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TABLE 14–1 Carbon Monoxide and Carboxyhemoglobin Levels in Nonsmoking Individuals

Experimental Studies (Controlled Chambers)

Study

No. of Cigarettes/h/10m3

No. of Subjects

CO, ppma

Carboxyhemoglobin

Control

Change

Anderson and Dalhamm, 1973

3.1

4.5

0.3

0

Dahms et al., 1981

10

15–20

0.6

+0.4

Harke, 1970

3.9

7

30

0.9

+1.2

Huch et al., 1980

2.3

12

1.3

+0.5

Hugod et al., 1978

2.5

10

20

0.7

+0.9

Pimm et al., 1978

2.4

10

24

0.5

+0.3

 

2.4

10

24

0.7

+0.2

Polak, 1977

6.7

15

23

2.0

+0.3

Russell et al., 1973

15.1

12

38

1.6

+1.0

Seppänen and Uusitalo, 1977

3.8

28

16

1.6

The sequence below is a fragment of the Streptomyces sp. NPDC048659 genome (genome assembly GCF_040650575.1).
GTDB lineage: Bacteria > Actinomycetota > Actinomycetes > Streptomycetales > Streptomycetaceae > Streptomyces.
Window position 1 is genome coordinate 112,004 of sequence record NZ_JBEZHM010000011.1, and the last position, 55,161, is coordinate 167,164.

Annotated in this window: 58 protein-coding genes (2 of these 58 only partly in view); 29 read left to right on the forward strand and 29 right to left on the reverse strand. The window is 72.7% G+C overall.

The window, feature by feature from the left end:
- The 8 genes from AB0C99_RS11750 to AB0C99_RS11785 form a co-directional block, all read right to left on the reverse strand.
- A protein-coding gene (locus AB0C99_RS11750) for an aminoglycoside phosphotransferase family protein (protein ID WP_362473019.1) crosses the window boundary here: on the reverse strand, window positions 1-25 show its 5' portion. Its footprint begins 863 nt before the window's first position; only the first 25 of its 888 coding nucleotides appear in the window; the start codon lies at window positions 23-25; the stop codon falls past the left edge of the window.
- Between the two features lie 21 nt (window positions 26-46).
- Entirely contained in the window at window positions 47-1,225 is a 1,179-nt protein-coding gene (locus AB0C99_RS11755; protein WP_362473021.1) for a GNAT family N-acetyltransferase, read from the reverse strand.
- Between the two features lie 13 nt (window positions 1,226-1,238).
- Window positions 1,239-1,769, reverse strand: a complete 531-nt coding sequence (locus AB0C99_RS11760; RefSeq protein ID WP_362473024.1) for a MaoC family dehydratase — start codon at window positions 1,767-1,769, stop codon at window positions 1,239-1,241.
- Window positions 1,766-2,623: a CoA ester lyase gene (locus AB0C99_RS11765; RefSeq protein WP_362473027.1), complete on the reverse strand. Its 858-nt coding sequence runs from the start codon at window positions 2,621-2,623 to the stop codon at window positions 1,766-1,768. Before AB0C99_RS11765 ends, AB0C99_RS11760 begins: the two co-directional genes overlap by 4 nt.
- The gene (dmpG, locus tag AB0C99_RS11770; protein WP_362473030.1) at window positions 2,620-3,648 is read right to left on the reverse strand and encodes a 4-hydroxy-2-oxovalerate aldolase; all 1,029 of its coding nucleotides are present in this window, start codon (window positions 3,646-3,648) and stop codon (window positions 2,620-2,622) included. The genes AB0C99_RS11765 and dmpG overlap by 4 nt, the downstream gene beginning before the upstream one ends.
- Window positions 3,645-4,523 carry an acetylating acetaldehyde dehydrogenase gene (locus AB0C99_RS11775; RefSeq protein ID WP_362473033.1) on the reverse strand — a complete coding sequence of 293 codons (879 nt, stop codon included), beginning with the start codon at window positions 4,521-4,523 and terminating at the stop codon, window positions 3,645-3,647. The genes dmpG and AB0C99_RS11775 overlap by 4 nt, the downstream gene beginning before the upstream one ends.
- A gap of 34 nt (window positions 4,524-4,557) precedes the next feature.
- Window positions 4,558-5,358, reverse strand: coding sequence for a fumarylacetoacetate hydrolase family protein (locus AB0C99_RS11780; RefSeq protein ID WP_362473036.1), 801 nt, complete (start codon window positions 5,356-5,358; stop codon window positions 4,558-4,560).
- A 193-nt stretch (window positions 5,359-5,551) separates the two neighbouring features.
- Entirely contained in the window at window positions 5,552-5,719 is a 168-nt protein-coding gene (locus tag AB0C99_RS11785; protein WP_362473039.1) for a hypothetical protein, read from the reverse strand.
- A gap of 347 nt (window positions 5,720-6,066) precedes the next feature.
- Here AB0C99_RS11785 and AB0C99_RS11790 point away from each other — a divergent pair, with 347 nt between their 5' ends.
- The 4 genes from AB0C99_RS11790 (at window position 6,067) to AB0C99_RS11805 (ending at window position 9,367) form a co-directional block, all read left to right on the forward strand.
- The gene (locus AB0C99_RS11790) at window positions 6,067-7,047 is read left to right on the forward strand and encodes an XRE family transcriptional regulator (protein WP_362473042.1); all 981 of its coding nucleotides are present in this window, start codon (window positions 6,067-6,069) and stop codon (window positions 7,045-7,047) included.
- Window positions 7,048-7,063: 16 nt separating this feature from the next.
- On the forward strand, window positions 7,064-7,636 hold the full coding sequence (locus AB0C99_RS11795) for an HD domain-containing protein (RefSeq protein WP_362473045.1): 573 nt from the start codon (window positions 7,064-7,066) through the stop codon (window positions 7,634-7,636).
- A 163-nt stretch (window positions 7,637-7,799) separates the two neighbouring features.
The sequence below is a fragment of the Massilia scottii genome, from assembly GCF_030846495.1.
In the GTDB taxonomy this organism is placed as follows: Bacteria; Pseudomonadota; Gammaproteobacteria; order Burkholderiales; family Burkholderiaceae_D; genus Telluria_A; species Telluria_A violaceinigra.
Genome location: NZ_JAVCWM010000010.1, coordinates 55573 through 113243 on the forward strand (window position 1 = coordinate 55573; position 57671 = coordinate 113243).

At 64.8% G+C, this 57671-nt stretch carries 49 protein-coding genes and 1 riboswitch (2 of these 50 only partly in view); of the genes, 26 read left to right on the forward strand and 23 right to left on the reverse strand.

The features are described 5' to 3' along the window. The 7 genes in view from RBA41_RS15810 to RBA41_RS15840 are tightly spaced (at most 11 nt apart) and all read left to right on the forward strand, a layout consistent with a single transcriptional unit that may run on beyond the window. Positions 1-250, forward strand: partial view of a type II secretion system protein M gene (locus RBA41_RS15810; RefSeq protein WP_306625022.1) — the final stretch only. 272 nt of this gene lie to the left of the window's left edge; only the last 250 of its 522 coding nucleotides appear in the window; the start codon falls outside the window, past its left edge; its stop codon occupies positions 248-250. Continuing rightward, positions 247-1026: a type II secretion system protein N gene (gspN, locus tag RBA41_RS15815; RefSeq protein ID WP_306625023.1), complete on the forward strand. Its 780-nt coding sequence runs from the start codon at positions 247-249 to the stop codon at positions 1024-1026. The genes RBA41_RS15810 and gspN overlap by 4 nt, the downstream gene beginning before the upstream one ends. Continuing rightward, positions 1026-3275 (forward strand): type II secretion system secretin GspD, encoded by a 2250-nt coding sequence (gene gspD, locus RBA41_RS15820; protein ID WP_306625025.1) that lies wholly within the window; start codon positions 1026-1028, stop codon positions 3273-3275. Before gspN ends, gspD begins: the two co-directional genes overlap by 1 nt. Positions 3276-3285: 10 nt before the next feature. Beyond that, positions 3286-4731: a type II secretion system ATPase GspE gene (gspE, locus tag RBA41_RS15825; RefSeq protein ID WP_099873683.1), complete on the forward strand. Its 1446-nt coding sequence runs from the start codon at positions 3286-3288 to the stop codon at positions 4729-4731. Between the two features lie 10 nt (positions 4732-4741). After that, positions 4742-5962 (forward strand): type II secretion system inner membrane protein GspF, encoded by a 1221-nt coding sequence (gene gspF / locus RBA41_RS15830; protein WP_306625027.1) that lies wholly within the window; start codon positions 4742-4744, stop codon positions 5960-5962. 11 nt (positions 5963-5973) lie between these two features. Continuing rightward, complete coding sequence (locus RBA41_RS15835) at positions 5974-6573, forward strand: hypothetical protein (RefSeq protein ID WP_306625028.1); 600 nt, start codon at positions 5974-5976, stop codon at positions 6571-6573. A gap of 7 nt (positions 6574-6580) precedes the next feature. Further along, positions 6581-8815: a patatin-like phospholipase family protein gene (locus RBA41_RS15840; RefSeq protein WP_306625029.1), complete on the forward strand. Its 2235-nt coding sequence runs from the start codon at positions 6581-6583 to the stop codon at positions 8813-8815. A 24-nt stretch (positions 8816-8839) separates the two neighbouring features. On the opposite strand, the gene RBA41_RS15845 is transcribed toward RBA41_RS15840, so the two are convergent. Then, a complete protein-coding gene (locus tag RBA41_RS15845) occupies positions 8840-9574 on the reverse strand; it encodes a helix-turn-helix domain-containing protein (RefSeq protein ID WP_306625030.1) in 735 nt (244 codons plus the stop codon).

+0.4

Srch, 1967

50

90

2

+3

Observational Studies

Study

Subjects/Exposure

No. of Subjects

Nonexposed: Exposed

Carboxyhemoglobin, %

CO Expired, ppm

Foliart et al., 1982

Flight attendants/8 h

6

1.0:0.7

 

Jarvis et al., 1983

Normal/public house for 2 h

7

 

4.7:10.6

Lightfoot, 1972

Normal/submarine

 

—:1.0

 

Wald et al., 1981

Participants in health screening program

6,641

 

 

Jarvis et al., 1984

Normal/self report

10

0.9:0.8

5.7:5.5

Seppänen and Uusitalo, 1977

Restaurant for 5 h (CO:2.5–15 ppm)

47

2.1:2.1

 

 

Office for 8 h (CO:2.5 ppm)

15

2.3:2.3

 

aCarbon monoxide (CO) measured as a proxy to indicate the concentration of ETS in the chamber.

COHb commonly observed in active smokers are higher, ranging between 4 to 6 percent, rarely greater than 12 percent (Schievelbein and Richter, 1984). Because exposure of the nonsmoker is qualitatively different than exposure to smokers, a simple scaling down of effects observed in active smokers does not appear to be fully appropriate. Therefore, the effects of exposure to nicotine,



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